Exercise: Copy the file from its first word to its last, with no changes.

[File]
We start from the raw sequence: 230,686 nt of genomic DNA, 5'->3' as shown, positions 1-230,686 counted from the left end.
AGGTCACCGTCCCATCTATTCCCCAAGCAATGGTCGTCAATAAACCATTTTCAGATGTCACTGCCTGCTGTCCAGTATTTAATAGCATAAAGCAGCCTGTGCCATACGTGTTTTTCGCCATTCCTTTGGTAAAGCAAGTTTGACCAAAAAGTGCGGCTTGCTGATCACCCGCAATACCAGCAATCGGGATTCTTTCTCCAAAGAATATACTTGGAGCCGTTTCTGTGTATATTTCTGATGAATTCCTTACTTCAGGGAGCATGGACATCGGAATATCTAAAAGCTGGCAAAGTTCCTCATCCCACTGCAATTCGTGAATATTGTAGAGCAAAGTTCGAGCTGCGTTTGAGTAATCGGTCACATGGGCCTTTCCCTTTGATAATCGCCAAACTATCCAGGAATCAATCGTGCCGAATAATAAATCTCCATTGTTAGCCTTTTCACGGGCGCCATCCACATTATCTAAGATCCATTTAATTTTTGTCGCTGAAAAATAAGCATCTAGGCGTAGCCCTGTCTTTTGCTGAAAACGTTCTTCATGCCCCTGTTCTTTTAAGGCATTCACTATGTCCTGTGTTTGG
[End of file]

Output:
We start from the raw sequence: 230,686 nt of genomic DNA, 5'->3' as shown, positions 1-230,686 counted from the left end.
AGGTCACCGTCCCATCTATTCCCCAAGCAATGGTCGTCAATAAACCATTTTCAGATGTCACTGCCTGCTGTCCAGTATTTAATAGCATAAAGCAGCCTGTGCCATACGTGTTTTTCGCCATTCCTTTGGTAAAGCAAGTTTGACCAAAAAGTGCGGCTTGCTGATCACCCGCAATACCAGCAATCGGGATTCTTTCTCCAAAGAATATACTTGGAGCCGTTTCTGTGTATATTTCTGATGAATTCCTTACTTCAGGGAGCATGGACATCGGAATATCTAAAAGCTGGCAAAGTTCCTCATCCCACTGCAATTCGTGAATATTGTAGAGCAAAGTTCGAGCTGCGTTTGAGTAATCGGTCACATGGGCCTTTCCCTTTGATAATCGCCAAACTATCCAGGAATCAATCGTGCCGAATAATAAATCTCCATTGTTAGCCTTTTCACGGGCGCCATCCACATTATCTAAGATCCATTTAATTTTTGTCGCTGAAAAATAAGCATCTAGGCGTAGCCCTGTCTTTTGCTGAAAACGTTCTTCATGCCCCTGTTCTTTTAAGGCATTCACTATGTCCTGTGTTTGG